It has been estimated that advertisers will spend $8 billion this year on search engines. The companies on which this money will be spent are attempting to enhance their designs in order to compete in this market while at the same time having to balance the interests of users completing the search and advertisers wanting them to consider their products. Add to this, the rather dramatic changes in the content mix on the web with a greater volume of video and image material.
Google entered the market in 1998 and succeeded due to 1) superior search accuracy, 2) simplicity of its user interface, and 3) its ability to make advertising relevant to the search and insert it non-obtrusively in the search results. This is really a Human-Computer Interaction (HCI) success story. Providing users what they want in a way that they want and incorporating the business model for Google seamlessly into the user experience by making it relevant and minimalist. It is truly HCI brilliance!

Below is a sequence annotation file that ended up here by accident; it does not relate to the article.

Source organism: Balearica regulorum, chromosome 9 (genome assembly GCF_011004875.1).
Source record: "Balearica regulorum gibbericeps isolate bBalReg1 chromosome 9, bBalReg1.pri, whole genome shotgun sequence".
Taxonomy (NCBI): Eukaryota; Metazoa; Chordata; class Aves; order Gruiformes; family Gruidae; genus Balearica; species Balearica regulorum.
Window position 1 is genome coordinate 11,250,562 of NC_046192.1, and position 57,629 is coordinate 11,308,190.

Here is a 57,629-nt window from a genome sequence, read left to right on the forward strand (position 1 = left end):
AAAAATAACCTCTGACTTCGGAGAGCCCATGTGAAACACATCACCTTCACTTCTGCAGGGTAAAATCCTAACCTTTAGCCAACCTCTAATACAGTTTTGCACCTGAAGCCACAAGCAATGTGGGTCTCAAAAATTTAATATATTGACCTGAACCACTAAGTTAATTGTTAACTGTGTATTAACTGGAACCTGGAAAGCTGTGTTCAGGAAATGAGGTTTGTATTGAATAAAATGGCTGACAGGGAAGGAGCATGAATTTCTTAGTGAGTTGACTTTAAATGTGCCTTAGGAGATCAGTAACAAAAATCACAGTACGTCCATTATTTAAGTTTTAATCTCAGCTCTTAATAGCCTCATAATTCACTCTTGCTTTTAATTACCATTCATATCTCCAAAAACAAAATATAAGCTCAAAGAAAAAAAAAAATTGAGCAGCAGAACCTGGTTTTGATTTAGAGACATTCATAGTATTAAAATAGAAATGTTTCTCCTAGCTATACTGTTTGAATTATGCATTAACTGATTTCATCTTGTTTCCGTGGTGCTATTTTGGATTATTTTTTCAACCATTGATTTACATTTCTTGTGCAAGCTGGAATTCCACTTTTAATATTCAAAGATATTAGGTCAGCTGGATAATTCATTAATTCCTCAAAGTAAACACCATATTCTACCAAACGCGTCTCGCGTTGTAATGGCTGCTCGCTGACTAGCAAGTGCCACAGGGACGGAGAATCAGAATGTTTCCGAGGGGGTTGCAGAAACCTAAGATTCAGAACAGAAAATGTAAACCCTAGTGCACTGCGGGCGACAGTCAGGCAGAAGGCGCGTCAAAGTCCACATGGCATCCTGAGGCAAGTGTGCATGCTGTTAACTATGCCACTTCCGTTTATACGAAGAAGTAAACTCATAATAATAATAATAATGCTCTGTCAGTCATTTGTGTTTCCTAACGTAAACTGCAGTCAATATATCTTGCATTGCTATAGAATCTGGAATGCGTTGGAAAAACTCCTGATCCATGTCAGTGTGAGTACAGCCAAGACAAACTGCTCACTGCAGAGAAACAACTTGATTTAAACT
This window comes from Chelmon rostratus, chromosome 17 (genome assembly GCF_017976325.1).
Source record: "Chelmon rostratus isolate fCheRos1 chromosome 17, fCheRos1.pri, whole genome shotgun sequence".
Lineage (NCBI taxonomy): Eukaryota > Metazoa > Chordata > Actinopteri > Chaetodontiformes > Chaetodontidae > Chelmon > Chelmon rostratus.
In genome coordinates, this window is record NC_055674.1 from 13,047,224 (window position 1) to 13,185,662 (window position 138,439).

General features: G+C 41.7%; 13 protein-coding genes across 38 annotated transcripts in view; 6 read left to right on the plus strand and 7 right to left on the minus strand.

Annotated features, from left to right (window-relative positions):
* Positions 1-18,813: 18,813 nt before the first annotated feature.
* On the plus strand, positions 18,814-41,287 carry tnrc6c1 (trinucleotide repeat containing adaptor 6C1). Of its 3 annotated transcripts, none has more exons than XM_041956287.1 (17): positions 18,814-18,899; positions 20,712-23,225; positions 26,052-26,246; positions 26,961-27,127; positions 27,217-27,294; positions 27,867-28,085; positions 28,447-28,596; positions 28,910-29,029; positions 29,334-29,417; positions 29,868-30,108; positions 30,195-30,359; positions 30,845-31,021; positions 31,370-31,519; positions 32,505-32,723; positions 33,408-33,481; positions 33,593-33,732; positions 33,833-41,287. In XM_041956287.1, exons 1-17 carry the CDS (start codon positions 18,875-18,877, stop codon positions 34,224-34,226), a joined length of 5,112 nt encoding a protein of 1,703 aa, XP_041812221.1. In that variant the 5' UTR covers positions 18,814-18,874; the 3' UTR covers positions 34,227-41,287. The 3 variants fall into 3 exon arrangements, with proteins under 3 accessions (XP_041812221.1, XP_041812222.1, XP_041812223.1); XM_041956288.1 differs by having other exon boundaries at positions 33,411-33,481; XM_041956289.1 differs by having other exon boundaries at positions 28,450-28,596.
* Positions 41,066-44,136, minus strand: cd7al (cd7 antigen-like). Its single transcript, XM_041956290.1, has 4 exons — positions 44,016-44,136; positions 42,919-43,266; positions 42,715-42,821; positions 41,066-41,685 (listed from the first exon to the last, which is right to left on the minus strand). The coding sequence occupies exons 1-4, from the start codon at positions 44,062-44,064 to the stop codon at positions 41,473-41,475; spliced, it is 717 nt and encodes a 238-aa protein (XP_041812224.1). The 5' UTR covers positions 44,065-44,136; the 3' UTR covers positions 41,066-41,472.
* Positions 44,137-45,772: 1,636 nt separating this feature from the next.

However, the vastly increased importance of the online platform for advertising (as witnessed by the recent takeover bids of search companies) and the new media formats on the web have created a design challenge for companies in the search engine business. In a recent article entitled Gunning for Google, author Matt Vella summarizes the key design challenges and what the major companies are doing to address them.